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What You Should Know about Sleep Disorders

Updated on November 10, 2014

The Statistics

Did you know that there are more than 80 different sleep disorders? More than 40% of Americans suffer from a sleep disorder of some degree. The average adult requires 8 hours of sleep yet many barely achieve more than 6 hours each night.


Types of Sleep Disorders

There are more than 80 different sleep disorders. It's exhausting just to think about it. This hub will focus on the following: insomnia, narcolepsy, and sleep apnea.

Insomnia

Insomnia is the most prevalent of the common sleep disorders. 70 million people suffer from insomnia annually. It is defined as the inability to fall asleep, remain asleep or a combination of both experiences. Individuals with insomnia often do not feel as though they achieved a night of quality sleep.

Consider the following metrics: Someone with insomnia make take 30 minutes or more to fall asleep. In addition they may only achieve six hours or less of sleep for three or more nights a week over a month or more

Symptoms of insomnia may include but are not limited to the following:

  • Staying awake for most of the night
  • Unintentionally waking up too early (several hours before your established schedule)
  • Lying awake for an extended period of time before falling asleep
  • Tension headaches
  • Feeling tired or sleepy during daylight hours
  • Feelings of anxiety or depression

Treatment varies but may include medication and/or behavioral therapy.

Narcolepsy

Narcolepsy results when the brain is unable to control the sleep-wake cycle which leads those affected to experience extreme sleepiness during daylight hours.

Researchers estimate that more than 350,000 individuals suffer from narcolepsy but only 50,000 are diagnosed annually (nih.gov).

These individuals, much like others who suffer from a sleep disorder, experience a poor quality of sleep which is a result of them not spending a lot of time in deep sleep. They awaken frequently during the night hours. Narcolepsy, sometimes referred to as "sleep attacks" can occur at any time and often during times that are unexpected. They are reported to not last long, perhaps no ore than a few seconds.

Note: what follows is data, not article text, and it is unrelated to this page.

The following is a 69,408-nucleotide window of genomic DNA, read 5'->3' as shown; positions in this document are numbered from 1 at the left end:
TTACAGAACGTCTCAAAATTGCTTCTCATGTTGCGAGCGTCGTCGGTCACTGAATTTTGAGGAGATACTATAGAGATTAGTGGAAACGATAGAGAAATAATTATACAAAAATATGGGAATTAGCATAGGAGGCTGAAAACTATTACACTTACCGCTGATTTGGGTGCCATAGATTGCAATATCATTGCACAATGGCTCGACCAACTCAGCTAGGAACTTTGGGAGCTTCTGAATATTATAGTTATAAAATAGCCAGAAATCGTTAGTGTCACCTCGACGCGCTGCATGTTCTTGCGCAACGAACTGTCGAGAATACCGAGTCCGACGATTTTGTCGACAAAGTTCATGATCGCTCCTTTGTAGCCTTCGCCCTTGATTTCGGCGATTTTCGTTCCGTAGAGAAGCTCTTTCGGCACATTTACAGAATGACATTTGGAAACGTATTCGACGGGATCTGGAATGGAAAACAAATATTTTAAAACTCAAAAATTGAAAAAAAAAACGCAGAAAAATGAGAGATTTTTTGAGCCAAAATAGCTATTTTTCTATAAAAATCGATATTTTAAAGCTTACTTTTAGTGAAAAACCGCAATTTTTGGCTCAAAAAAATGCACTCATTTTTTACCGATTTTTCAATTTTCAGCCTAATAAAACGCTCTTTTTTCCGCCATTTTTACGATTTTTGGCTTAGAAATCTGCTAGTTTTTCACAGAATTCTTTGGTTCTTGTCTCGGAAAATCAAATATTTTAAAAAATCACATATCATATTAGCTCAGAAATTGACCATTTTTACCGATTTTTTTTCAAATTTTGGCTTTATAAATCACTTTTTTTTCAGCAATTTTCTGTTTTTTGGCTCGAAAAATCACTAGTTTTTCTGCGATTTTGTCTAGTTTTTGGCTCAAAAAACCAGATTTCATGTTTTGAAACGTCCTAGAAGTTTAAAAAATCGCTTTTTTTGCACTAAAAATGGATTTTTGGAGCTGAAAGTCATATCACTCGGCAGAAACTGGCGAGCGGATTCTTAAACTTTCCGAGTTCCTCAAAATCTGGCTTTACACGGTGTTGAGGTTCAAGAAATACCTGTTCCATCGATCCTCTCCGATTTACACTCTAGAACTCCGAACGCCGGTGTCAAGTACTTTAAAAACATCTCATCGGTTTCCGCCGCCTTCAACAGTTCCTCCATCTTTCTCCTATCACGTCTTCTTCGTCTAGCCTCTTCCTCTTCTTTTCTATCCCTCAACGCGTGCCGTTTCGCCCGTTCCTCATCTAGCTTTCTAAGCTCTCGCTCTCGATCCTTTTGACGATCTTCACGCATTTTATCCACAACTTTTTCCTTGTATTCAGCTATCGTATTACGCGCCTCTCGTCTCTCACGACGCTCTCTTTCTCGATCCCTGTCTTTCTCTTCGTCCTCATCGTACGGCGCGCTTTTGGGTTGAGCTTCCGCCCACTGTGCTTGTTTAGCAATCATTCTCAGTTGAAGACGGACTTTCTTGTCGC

Symptoms of narcolepsy may include:

  • Excessive daytime sleepiness
  • Hallucinations
  • Sleep Paralysis

Excessive Daytime Sleepiness

People who suffer from excessive daytime sleepiness often report feeling foggy in the head, have little to no energy and see changes in their mood to the point of depression.

Hallucinations

Hallucinations may materialize in the form of vivid dreaming or frightening visions and sounds experienced while falling asleep or upon awakening. These hallucinations may consist of seeing human figures or human faces in an abstract fashion such as without a head or without a face. Some people see animals. They can take up the span of the room in which the individual lays paralyzed.

Sleep Paralysis

Sleep paralysis occurs during a period of sudden wakefulness or vivid dreaming in which the muscles in the body are not yet fully awake or they may feel weak (cataplexy), similar to a paralysis state. Someone in a sleep paralysis state is unable to move the muscles in their body or are only able to manage small muscle jerks and they are unable to speak for an unspecified period of time. This creates a sense of panic for a person in this state.

Treatment of narcolepsy varies but may include medication coupled with lifestyle changes pertaining to diet and sleep patterns.

Sleep Apnea

Sleep apnea occurs when one stops breathing or to breathe in shallow breaths, lasting from 10–120 seconds at a time during sleep. These pauses can take place as frequently as 30 times or more in a single hour.

There are three types of sleep apnea: obstructive sleep apnea, central sleep apnea, and complex sleep apnea.

Treatment of sleep apnea varies but may range from continuous positive airway pressure to surgery.

Restless Leg Syndrome

Experts estimate that approximately 20 million people suffers from Restless Leg Syndrome (RLS) with the incidence of occurrence being twice as high in women than men. People with RLS report feeling sensations in their legs which makes them want to move their legs to achieve comfort or relief.

Treatment of RLS may include lifestyle changes in diet, exercise and other forms of alternative therapies.




Risk Factors Associated with Sleep Disorders

The sleep disorders mentioned in this hub can have an effect on your overall health. Those who suffer from sleep disorders are at an increased risk for the following:

  • Diabetes
  • Stroke
  • Heart disease
  • Depression
  • Anxiety

If you suspect that you or someone in your family is suffering from a sleep disorder, you should immediately seek medical advice and/or treatment.

© 2014 Mahogany Speaks

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